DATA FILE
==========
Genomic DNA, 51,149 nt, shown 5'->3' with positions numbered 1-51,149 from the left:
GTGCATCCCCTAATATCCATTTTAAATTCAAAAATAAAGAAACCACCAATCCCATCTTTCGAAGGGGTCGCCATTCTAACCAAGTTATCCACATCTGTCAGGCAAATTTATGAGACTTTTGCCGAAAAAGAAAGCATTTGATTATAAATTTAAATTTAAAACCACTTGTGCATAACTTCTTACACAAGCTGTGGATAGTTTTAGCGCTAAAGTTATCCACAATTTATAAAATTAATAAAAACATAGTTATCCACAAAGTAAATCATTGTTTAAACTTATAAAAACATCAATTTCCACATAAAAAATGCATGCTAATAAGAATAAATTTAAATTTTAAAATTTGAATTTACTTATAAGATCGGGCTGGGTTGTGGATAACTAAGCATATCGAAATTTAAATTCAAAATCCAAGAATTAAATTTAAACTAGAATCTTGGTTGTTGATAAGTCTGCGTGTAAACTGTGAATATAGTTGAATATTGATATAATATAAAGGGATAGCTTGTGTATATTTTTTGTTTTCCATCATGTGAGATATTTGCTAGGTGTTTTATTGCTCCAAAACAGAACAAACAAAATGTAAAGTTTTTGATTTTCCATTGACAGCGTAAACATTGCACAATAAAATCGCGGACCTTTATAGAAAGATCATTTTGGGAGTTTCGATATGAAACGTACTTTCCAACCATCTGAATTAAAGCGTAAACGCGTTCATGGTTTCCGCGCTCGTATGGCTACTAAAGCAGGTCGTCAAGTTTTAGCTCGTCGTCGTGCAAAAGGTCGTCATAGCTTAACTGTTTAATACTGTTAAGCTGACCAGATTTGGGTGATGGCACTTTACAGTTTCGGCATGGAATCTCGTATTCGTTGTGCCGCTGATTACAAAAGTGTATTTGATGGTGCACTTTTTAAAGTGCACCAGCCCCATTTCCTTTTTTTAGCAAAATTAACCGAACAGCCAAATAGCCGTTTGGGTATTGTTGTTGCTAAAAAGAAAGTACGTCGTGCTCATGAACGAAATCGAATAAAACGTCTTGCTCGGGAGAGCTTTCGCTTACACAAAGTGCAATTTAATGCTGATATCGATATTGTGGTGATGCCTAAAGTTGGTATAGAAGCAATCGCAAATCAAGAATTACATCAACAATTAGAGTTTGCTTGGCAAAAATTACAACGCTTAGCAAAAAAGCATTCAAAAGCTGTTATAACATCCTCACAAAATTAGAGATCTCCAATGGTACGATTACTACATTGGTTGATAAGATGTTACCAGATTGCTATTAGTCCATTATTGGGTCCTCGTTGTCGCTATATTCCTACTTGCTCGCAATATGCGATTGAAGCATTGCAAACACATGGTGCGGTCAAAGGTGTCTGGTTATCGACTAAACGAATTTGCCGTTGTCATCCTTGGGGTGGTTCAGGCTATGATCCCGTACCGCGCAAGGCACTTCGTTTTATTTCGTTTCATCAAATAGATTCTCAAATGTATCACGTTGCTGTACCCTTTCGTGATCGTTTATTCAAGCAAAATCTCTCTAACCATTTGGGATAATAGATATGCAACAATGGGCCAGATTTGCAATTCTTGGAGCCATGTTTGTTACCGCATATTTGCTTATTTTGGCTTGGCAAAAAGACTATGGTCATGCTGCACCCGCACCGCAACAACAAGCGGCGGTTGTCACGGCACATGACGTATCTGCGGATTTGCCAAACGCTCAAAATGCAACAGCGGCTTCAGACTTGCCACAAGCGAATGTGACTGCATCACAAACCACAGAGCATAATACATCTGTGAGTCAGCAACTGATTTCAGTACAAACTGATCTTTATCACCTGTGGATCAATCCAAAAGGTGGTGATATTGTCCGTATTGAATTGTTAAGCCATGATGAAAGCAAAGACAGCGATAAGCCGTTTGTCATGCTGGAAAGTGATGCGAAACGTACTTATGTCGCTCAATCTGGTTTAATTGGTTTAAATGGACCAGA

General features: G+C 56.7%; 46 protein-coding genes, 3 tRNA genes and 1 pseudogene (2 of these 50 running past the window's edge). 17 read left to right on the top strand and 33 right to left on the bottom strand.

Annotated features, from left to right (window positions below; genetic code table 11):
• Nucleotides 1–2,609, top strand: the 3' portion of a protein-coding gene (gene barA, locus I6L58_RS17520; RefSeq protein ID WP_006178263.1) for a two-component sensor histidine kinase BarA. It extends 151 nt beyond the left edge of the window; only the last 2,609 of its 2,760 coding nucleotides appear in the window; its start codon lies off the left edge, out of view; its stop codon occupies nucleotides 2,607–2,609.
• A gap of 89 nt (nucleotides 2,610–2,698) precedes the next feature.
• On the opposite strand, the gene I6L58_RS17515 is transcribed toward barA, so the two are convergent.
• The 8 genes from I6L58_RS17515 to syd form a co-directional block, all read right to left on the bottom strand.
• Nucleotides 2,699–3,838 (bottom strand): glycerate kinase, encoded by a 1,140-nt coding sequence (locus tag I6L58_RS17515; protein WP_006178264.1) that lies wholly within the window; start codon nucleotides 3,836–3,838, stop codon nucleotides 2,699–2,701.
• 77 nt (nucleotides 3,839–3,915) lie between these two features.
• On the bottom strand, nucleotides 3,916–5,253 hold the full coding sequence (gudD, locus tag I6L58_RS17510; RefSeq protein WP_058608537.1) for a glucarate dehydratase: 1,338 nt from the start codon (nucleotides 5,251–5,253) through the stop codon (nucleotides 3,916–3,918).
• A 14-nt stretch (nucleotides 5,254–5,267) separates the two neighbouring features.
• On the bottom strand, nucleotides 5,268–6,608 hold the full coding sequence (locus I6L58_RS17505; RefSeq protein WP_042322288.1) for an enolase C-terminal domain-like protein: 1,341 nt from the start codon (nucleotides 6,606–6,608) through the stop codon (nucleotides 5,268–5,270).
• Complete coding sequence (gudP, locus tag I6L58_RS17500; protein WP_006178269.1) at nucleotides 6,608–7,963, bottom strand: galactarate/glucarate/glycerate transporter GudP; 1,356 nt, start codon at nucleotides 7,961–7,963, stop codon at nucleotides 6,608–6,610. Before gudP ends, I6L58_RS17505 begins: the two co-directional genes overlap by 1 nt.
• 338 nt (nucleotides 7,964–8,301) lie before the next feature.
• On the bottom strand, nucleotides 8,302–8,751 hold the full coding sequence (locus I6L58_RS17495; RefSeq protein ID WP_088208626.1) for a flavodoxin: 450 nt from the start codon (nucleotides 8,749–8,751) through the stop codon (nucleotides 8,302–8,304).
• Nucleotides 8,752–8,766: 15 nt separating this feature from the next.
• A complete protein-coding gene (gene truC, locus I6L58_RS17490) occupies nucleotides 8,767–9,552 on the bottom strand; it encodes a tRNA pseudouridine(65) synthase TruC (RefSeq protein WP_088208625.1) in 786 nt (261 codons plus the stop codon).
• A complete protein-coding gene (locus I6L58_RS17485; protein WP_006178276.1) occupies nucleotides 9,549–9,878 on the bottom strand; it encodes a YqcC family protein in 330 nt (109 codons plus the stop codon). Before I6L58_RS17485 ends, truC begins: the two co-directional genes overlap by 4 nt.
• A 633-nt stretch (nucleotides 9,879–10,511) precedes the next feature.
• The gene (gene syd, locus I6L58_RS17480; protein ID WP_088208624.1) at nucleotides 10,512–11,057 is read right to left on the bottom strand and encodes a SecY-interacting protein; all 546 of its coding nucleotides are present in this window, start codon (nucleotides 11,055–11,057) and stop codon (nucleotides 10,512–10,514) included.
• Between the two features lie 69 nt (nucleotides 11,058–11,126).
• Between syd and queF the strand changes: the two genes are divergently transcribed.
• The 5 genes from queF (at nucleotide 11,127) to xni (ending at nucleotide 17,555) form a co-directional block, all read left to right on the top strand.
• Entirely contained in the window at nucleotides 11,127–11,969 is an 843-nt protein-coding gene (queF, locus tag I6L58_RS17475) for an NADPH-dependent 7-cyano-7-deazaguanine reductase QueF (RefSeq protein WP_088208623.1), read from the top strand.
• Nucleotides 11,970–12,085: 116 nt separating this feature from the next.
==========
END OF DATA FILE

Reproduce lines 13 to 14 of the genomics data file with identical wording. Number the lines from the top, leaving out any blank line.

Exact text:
• On the bottom strand, nucleotides 5,268–6,608 hold the full coding sequence (locus I6L58_RS17505; RefSeq protein WP_042322288.1) for an enolase C-terminal domain-like protein: 1,341 nt from the start codon (nucleotides 6,606–6,608) through the stop codon (nucleotides 5,268–5,270).
• Complete coding sequence (gudP, locus tag I6L58_RS17500; protein WP_006178269.1) at nucleotides 6,608–7,963, bottom strand: galactarate/glucarate/glycerate transporter GudP; 1,356 nt, start codon at nucleotides 7,961–7,963, stop codon at nucleotides 6,608–6,610. Before gudP ends, I6L58_RS17505 begins: the two co-directional genes overlap by 1 nt.